A General History and Collection of Voyages and Travels — Volume 06 eBook

Robert Kerr (writer)
This eBook from the Gutenberg Project consists of approximately 750 pages of information about A General History and Collection of Voyages and Travels — Volume 06.

The Pacha landed at this place, making all the gallies turn into the harbour along with him; and sent from thence two foists with messengers, one to the king or sheikh of Zibit or Zabid, and the other to the sheikh of Aden, ordering them to provide water and provisions for the fleet, to enable him to proceed in his expedition to India against the Portuguese.  The messenger to Zabid was likewise ordered to tell the sheikh of that place, which is a days journey inland, that he must come to the shore, bringing with him the tribute due to the grand signior, and to pay his obeisance to the Pacha.  The fleet remained ten days at the island of Khamaran, where it was furnished with water.  Leaving Khamaran on the 30th of July with a scanty wind, we sailed S. by E. 50 miles, and came at one in the morning to the island of Tuicce.  Here the foist sent to the sheikh of Zabid brought a present to the Pacha, consisting of swords in the shape of scymeters made at Zimina, the handles and scabbards being of silver; also some poinards of similar workmanship, the handles of which were adorned with turquois stones, rubies, and pearls.  But the sheikh sent word that he would pay the tribute when the Pacha returned from conquering the Portuguese, acknowledging at the same time that he was the slave of the sultan.  This day we advanced fifty miles, and fifty more during the night, our course being S. by E. On the 1st of August, we proceeded ten miles with the wind at S.W. to a shoal named Alontrakin[221], near the mouth of the straits, having Kabisia or Habash on the right hand.  Here we had two fathoms water, and staid one night.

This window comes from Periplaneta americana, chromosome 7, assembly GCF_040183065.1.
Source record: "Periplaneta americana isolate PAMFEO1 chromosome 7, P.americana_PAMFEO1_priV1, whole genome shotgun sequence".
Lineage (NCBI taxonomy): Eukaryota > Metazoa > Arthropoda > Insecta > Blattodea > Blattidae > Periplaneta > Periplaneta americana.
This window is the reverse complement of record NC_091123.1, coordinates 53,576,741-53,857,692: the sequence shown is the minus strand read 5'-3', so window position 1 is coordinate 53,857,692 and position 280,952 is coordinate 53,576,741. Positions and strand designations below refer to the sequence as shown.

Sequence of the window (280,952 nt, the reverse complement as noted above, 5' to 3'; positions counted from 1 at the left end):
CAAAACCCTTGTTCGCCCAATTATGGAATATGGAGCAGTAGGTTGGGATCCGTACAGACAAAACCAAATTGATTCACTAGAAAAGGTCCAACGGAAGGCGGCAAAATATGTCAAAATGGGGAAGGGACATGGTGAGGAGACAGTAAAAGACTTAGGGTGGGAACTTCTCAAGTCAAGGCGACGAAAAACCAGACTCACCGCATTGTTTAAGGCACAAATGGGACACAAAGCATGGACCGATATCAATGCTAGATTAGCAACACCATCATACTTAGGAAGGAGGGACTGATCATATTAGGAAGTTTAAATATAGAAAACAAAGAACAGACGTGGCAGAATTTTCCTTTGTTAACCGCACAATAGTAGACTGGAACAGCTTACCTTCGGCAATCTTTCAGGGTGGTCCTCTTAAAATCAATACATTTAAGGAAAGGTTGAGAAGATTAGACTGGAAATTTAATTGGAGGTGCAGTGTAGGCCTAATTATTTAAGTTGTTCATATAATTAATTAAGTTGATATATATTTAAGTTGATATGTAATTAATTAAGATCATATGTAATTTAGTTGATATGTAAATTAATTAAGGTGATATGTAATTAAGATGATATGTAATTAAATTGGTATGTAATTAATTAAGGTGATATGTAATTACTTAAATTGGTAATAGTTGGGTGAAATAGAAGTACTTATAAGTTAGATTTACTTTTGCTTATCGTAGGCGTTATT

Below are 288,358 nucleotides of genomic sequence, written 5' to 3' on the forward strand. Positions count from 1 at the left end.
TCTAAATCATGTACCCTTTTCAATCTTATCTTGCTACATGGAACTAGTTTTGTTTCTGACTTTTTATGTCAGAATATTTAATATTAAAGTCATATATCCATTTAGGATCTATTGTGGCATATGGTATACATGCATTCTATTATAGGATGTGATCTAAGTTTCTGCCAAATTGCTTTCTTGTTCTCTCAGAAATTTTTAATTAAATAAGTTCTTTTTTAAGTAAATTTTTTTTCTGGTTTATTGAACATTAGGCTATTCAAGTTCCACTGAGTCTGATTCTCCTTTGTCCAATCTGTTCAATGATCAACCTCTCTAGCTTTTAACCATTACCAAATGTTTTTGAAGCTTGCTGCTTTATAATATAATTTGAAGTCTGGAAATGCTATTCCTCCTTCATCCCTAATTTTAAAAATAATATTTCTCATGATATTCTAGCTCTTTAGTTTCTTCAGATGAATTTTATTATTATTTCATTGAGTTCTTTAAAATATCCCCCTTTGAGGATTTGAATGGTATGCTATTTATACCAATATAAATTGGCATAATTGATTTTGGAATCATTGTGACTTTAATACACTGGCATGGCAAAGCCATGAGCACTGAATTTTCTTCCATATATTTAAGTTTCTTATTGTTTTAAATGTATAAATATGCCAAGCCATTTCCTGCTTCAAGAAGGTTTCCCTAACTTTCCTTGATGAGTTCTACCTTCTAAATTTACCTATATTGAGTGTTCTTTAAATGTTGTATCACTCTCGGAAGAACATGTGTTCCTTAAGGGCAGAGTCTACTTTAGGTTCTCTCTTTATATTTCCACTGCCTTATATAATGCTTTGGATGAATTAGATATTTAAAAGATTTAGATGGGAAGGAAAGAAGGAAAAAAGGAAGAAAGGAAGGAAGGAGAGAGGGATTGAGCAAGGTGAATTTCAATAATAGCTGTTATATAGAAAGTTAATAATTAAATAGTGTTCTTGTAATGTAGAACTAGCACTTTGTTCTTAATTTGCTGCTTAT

[Footnote 221:  In Ramusio this shoal is called Babel, being the two first words or syllables of Bab-el-Mandub, corruptly called Babel Mandel.  Bab-el-Mandub signifies the gate of weeping, being the name of the entry to the Red Sea of Arabian Gulf; so called because reckoned exceedingly dangerous by the ancient Arabs, insomuch that they used to put on mourning for their relations who passed them, as persons given over for lost.—­Ast.  I. 91. d.]


Arrival at Aden, where the Sheikh and four others are hanged.  Sequel of the Voyage to Diu.

On the 2d of August, leaving the shoal of Alontrakin, we sailed 10 miles E. by S. and got through the straits; whence proceeding till sunrise next morning we went 80 miles farther.  On the 3d sailing 80 miles E. by N. we arrived at the city of Adem or Aden.  This city is strongly fortified, standing close to the sea, and surrounded by lofty mountains, on the top of which are several little forts or castles.  It is encompassed also on every side with ravelins[222], except an opening of 300 paces wide leading from the shore to the country; and has strong gates and towers and well-built walls.  Besides all these, there is a fort built on a shoal before the city, having

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